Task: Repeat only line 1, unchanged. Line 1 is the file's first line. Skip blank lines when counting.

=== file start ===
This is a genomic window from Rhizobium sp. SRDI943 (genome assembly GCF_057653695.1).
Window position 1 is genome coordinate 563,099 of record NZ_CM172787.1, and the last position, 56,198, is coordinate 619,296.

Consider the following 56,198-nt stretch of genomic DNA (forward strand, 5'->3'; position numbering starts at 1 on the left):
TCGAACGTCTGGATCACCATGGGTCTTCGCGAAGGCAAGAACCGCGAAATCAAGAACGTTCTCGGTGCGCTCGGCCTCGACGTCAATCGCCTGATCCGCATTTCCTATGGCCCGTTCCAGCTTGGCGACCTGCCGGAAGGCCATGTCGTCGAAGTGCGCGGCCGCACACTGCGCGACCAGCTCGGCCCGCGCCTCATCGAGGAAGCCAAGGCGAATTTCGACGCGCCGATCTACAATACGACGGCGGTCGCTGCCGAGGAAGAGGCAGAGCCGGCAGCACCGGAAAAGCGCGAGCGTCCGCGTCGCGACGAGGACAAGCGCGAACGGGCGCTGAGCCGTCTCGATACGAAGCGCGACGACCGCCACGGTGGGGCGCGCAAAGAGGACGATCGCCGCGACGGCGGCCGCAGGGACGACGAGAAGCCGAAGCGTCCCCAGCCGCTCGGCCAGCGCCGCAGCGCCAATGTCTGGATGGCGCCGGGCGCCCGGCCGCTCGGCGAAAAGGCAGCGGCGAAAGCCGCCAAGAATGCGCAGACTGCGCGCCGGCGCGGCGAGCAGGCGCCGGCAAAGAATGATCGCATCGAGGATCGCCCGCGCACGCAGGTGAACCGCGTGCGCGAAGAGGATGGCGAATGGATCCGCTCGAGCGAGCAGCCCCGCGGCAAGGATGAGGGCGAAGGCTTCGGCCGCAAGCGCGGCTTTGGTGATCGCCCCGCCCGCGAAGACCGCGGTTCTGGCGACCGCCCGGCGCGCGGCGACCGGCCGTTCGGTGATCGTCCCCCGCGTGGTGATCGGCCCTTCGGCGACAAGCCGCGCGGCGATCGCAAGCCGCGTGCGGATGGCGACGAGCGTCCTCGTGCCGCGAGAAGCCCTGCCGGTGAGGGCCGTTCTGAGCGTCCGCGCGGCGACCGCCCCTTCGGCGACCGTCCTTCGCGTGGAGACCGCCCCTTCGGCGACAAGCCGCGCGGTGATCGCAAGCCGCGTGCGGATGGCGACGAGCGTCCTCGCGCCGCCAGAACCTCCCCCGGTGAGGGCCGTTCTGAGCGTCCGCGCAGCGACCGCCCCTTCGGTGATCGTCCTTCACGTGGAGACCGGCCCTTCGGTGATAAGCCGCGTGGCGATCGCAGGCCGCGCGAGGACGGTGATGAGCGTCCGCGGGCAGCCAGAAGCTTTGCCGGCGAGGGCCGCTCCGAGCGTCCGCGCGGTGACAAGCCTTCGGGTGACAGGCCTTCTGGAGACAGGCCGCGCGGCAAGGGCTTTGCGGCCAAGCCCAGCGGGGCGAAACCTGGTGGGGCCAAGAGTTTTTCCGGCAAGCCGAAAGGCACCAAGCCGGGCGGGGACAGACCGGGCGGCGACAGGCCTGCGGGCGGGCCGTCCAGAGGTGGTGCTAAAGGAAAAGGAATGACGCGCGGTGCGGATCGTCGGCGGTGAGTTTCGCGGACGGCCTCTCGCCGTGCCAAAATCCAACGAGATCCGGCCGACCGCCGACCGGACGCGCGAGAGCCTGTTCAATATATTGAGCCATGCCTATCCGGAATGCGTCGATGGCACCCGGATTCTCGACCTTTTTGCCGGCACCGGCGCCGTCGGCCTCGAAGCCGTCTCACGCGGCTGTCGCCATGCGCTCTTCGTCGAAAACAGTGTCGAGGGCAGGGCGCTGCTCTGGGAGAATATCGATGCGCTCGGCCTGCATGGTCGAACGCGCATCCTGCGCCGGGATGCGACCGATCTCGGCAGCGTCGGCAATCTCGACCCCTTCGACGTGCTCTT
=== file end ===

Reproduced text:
This is a genomic window from Rhizobium sp. SRDI943 (genome assembly GCF_057653695.1).